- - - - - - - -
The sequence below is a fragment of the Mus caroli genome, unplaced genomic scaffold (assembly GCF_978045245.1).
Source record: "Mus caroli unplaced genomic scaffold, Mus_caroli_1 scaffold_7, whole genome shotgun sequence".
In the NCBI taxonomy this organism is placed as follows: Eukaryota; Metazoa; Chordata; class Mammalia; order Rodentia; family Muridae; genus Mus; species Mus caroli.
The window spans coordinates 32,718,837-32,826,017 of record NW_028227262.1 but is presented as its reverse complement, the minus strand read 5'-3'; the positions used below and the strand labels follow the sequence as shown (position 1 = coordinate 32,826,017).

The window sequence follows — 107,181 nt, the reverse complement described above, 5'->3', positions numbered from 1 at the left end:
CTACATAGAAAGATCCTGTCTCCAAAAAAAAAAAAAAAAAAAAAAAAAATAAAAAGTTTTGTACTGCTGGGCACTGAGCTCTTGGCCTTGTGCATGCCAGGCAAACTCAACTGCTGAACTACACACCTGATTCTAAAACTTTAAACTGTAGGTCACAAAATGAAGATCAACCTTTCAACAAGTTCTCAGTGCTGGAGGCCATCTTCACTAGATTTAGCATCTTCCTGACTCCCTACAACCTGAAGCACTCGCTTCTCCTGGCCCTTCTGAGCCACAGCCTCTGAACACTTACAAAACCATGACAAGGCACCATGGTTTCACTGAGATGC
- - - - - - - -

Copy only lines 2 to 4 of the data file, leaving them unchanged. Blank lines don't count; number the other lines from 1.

Source record: "Mus caroli unplaced genomic scaffold, Mus_caroli_1 scaffold_7, whole genome shotgun sequence".
In the NCBI taxonomy this organism is placed as follows: Eukaryota; Metazoa; Chordata; class Mammalia; order Rodentia; family Muridae; genus Mus; species Mus caroli.
The window spans coordinates 32,718,837-32,826,017 of record NW_028227262.1 but is presented as its reverse complement, the minus strand read 5'-3'; the positions used below and the strand labels follow the sequence as shown (position 1 = coordinate 32,826,017).